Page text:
Madigan pushing to limit debt collectors' use of arrest warrants

The Wall Street Journal

The top state law-enforcement official in Illinois said she plans to fight the use of arrest warrants by debt collectors pursuing money they are owed on credit cards, auto loans and other bills.

Illinois Attorney General Lisa Madigan, in an interview, vowed to push state-court judges to quash arrest-warrant requests by lawyers representing the fast-growing debt-collection industry. Madigan also said she will file enforcement actions against companies that "abuse" their power to seek arrest warrants under Illinois law. 

"We can no longer allow debt collectors to pervert the courts," said Madigan, a Democrat who took office in 2003.

More than one-third of U.S. states allow borrowers who can't or won't pay to be jailed. Nationwide statistics aren't known because many courts don't keep track of warrants by alleged offense, but a tally by The Wall Street Journal earlier this year of court filings in nine counties across the U.S. showed that judges signed off on more than 5,000 such warrants since the start of 2010.

In Illinois, the practice is "flourishing statewide," Madigan said, though exact numbers aren't available.

A debt-related arrest warrant is typically issued when a borrower who was sued for payments on an outstanding debt doesn't show up in court or fails to make payments ordered by a judge.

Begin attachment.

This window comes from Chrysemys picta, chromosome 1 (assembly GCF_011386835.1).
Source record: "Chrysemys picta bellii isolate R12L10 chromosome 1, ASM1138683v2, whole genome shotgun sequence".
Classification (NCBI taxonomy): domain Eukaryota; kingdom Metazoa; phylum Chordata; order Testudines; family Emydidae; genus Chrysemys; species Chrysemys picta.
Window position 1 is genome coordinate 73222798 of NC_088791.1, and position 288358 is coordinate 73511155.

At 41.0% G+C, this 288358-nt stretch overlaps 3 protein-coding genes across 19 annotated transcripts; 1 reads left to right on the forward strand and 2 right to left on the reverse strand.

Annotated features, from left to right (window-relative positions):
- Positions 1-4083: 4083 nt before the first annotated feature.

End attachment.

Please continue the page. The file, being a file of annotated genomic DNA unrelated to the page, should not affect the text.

Debt collectors say the threat of jail is used only as a last resort. "Debt collectors aren't advocating for debtors' arrests," said Mark Schiffman, a spokesman for ACA International, the industry's main trade group.

Some judges have criticized the use of such warrants, comparing them to a modern-day version of debtors' prison. Madigan said she has grown increasingly concerned that borrowers sometimes are being thrown into jail without even knowing they were sued, a problem she blames on sloppy, incomplete or false paperwork submitted to courts.

Other defendants avoid showing up in court because they can't afford to pay and fear they will be sentenced to jail, a "perverse Catch-22," she said. A March article in the Journal about the use of arrest warrants in debt-collection lawsuits "helped shed light on a practice we need to address," she added in the interview.

In September, Vivian Joy, 53 years old, was handcuffed and taken to a jail in Champaign, after being stopped for driving with a broken taillight. A public-records search by the police had shown an outstanding arrest warrant because Joy didn't appear in court following a default judgment against her over $2,200 owed to Champaign Heights Finance Corp., based in Peoria.

"They cuffed me in front of my kids. That was terrifying," said Joy, who claims she didn't know about the lawsuit or judge's order until her arrest. She said she owes the money but can't afford to pay because she has no job.

Joy was released after she posted a $120 bond. The finance company and police officials couldn't be reached for comment about the arrest warrant.

Madigan can't force judges to stop signing off on debt-related arrest warrants. Still, she predicted that many Illinois judges will agree with her once they fully understand the practice.